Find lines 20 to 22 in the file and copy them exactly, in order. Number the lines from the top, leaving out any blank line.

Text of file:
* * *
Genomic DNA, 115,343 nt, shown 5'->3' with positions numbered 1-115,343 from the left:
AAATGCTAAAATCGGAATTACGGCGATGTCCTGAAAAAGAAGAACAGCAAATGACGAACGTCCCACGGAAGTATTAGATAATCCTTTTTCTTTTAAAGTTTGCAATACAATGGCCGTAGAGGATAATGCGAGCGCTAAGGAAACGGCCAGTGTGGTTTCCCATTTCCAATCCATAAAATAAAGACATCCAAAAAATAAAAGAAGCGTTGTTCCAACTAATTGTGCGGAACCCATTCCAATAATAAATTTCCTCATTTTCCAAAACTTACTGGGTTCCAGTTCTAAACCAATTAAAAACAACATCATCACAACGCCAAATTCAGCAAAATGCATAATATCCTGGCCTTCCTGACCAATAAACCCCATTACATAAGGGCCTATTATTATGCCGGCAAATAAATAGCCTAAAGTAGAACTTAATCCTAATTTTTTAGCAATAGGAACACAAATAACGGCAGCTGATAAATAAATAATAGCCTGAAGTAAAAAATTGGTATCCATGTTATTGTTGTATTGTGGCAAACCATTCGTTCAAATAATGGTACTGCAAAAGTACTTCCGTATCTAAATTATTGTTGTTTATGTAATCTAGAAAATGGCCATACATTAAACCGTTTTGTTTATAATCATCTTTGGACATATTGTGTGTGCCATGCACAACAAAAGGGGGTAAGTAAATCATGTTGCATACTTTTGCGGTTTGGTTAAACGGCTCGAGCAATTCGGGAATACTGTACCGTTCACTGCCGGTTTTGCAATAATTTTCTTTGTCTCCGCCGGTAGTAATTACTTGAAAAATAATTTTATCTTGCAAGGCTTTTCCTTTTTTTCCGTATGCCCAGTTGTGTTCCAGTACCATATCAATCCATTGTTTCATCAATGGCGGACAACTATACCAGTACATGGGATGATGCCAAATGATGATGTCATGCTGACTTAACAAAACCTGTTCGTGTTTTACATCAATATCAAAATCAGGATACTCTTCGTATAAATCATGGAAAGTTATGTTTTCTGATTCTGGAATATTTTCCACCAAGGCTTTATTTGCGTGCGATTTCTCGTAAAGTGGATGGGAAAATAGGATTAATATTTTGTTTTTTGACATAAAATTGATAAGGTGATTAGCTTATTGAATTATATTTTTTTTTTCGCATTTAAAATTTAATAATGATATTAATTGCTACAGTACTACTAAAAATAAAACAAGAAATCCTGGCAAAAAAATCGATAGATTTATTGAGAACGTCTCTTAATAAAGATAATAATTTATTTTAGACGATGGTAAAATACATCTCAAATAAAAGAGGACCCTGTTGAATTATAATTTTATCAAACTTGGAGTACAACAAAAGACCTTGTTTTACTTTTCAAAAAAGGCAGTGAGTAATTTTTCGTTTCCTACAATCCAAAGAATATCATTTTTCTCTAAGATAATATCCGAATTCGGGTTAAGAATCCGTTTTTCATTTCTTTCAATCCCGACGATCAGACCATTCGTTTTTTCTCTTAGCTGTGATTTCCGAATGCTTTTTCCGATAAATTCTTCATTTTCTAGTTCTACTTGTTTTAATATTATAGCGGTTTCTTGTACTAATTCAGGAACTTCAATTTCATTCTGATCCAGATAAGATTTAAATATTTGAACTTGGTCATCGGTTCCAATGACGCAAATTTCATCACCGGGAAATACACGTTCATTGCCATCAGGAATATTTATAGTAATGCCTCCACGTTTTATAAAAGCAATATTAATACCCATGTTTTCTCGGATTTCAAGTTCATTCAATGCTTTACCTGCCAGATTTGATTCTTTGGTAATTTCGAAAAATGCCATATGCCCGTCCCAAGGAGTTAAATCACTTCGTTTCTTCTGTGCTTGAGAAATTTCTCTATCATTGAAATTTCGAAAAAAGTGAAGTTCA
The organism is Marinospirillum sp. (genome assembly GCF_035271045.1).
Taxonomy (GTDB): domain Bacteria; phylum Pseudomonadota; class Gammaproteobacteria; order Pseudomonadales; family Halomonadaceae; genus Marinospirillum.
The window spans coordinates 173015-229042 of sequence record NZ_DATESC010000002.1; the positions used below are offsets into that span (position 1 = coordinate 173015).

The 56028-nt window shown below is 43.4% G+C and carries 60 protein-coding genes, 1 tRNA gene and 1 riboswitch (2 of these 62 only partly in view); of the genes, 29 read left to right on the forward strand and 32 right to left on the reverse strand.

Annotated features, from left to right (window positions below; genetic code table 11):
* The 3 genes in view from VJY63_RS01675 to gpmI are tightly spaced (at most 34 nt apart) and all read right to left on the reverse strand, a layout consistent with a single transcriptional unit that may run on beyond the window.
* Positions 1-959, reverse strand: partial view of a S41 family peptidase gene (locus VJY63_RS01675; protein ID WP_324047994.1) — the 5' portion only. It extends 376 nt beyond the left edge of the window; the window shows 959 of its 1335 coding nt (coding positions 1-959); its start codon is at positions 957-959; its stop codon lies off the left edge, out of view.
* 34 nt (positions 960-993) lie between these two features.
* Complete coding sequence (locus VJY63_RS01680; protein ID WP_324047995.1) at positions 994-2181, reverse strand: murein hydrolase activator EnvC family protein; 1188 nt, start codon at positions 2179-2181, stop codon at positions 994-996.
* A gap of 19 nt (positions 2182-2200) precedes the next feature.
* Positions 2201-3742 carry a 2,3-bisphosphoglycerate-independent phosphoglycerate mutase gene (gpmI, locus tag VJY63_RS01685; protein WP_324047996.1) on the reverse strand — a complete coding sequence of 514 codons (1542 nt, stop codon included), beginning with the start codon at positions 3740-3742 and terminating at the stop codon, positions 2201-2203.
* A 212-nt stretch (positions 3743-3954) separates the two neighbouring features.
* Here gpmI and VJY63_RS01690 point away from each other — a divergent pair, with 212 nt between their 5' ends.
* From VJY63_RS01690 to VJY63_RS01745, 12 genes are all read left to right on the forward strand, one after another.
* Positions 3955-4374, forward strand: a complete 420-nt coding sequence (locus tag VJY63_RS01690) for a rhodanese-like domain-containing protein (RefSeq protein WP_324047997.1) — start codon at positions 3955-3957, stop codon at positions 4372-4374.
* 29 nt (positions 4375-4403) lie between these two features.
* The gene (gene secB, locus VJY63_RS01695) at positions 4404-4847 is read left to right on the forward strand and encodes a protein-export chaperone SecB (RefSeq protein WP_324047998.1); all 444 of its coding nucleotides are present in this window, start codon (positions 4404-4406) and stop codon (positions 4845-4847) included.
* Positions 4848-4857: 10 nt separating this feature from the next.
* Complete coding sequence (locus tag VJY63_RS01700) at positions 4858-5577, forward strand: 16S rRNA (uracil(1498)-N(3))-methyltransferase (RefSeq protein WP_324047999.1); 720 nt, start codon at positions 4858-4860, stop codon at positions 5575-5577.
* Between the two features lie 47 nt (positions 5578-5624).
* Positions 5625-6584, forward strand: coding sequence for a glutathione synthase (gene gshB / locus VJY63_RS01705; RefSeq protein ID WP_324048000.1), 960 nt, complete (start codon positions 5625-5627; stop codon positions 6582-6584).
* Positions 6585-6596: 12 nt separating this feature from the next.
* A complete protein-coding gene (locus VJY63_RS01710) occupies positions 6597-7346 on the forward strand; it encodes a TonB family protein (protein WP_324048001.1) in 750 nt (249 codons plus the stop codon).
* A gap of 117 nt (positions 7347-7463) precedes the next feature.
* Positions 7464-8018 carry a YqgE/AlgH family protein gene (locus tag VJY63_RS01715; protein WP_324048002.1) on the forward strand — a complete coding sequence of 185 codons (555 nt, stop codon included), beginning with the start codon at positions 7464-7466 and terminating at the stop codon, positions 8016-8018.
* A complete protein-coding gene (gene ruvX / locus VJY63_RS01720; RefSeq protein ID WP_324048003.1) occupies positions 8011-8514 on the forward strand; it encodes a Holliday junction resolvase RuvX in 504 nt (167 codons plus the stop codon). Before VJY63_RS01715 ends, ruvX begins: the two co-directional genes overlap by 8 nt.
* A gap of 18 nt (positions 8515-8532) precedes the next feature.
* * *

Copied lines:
* Positions 4848-4857: 10 nt separating this feature from the next.
* Complete coding sequence (locus tag VJY63_RS01700) at positions 4858-5577, forward strand: 16S rRNA (uracil(1498)-N(3))-methyltransferase (RefSeq protein WP_324047999.1); 720 nt, start codon at positions 4858-4860, stop codon at positions 5575-5577.
* Between the two features lie 47 nt (positions 5578-5624).